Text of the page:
Over a cup of plain tea, Chaminda was having a leisurely chat with
his colleague, Samare. Both of them worked at a funeral parlour in
Colombo. Business was slack at his workplace, which depended mainly in
attending to the funeral rites of soldiers killed during the war which
raged in the North. Chaminda was from a village, in the less developed
Southern part of the country. Although he had high ambitions of becoming
a doctor, his father's sudden death, which occurred due to snakebite,
thwarted his plans and he had to find a job to keep the home fires
He came to the city at the behest of his cousin who was working at
the Colombo Harbour as a labourer. He had worked at the harbour as a
casual labourer, but was laid off when the contractor finished the work
assigned to him and could not get another contract.
Chaminda never dreamt that he would have to work as an assistant to a
funeral undertaker and embalm dead bodies. However, the pay was good and
after his marriage to his cousin Somapala's wife's sister, he had to
find a house to live and send money home to his widowed mother, which
doubled his expenses. Chaminda lived in a tenement named 'S.T.F. Watte.'
It took him nearly two years to realize that S.T.F. meant Seven Hundred
and Twenty-five, the number attached to the tenement by the Municipal
Council. He earlier thought that it was an abandoned Army camp, as S.T.F.
meant Special Task Force, an elitist Commando Group unit of the Sri
As usual, at the funeral parlour, the radio was on, and the workers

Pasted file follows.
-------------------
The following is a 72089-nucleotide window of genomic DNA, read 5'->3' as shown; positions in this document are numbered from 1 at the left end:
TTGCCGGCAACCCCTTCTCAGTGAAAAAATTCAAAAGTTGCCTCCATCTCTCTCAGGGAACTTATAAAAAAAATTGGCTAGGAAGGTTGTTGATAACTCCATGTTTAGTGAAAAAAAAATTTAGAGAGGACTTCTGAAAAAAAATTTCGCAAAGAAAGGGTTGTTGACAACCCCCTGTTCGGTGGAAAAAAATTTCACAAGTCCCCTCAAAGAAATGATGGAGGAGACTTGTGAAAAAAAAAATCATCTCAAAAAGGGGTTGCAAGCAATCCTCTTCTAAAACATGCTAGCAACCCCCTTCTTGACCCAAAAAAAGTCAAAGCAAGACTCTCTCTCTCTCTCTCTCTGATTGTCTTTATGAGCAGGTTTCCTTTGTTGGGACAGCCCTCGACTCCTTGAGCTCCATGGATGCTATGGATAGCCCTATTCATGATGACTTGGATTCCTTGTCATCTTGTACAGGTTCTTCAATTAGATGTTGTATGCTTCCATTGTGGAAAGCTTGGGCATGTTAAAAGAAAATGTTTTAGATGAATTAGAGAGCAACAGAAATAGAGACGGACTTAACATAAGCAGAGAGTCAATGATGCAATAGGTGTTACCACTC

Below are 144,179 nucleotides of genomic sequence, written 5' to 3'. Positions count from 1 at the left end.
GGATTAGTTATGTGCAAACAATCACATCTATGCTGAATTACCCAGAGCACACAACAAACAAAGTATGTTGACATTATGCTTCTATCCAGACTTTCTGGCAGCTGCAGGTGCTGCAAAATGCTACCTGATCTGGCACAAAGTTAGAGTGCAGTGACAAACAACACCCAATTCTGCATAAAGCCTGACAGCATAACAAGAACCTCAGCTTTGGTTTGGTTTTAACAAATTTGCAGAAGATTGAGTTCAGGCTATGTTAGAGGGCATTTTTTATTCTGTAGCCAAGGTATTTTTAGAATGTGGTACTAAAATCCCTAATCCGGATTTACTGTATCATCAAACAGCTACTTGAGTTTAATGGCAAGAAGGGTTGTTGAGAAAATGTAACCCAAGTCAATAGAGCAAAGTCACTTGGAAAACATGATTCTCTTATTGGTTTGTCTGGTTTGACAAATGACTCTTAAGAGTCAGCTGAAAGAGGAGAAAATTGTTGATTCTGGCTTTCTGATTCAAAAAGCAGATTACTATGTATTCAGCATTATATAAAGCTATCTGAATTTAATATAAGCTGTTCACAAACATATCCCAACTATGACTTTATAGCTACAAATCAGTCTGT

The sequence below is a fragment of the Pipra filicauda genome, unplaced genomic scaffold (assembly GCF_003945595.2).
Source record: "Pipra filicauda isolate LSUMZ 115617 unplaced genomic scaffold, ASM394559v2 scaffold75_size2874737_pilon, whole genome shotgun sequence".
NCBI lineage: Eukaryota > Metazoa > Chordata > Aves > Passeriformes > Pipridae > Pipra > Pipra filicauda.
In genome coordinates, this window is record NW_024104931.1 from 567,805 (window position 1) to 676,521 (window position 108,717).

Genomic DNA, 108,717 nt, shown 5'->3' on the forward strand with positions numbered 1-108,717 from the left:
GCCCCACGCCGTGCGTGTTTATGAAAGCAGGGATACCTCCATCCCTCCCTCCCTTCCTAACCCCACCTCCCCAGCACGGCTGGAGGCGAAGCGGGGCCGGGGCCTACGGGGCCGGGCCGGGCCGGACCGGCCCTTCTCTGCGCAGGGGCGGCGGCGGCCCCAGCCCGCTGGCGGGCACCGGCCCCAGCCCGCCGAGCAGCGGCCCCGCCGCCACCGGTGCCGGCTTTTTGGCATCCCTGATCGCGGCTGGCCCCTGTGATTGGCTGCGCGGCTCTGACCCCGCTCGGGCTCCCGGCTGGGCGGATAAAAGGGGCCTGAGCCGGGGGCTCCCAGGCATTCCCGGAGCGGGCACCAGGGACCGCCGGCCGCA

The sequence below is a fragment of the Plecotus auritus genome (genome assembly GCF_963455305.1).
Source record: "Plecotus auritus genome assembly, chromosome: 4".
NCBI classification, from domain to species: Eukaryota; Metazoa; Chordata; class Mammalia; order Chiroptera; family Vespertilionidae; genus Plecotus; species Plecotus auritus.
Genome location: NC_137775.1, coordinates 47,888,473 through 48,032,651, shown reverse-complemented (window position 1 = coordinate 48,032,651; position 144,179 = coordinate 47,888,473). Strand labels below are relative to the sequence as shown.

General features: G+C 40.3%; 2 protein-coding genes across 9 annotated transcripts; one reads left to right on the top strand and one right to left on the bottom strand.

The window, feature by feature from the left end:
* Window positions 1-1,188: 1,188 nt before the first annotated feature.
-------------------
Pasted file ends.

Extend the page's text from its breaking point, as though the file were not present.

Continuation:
were listening to music on a popular channel. Suddenly, the music
stopped and there was an announcement that the terrorists bombed an Army
truck on its way to an Army Camp close by resulting with a large number
of casualties. Although Chaminda was petrified, the owner of the funeral
parlour came running up to where the workers were relaxing and told
them, "Get ready to work late as we are getting business." Unlike in
other places, death was a good business for the funeral parlour.
Chaminda felt sorry for the poor soldiers, and he knew that many of them
joined the army as they could not get another job. In about three hours
time, six bodies of soldiers were brought to the parlour, and Chaminda
was entrusted with embalming two bodies. As he approached the body of a
young soldier who looked about 23 years, he noticed a slight movement in
one of the fingers of the dead body! He ran up to the proprietor of the
funeral parlour and told him, "Mudalali, this solider seems to be
alive!" "You bloody fool," the Mudalali shouted at him. "These bodies
were sent from the hospital and the doctor has certified that they are
dead. Are you a medical doctor to over-rule the decision of the doctor,
you donkey?" thundered the proprietor. "Go back and get on with the
Chaminda went back to the dead soldier. He had recently asked the
proprietor for a loan to redeem the jewellery he had pawned belonging to
his wife. He had promised to do so as they had to attend the wedding of
his sister-in-law the next day. Mala, his wife, refused to go to the
wedding without the jewellery and was crying that she had to undergo
much humiliation after marrying Chaminda.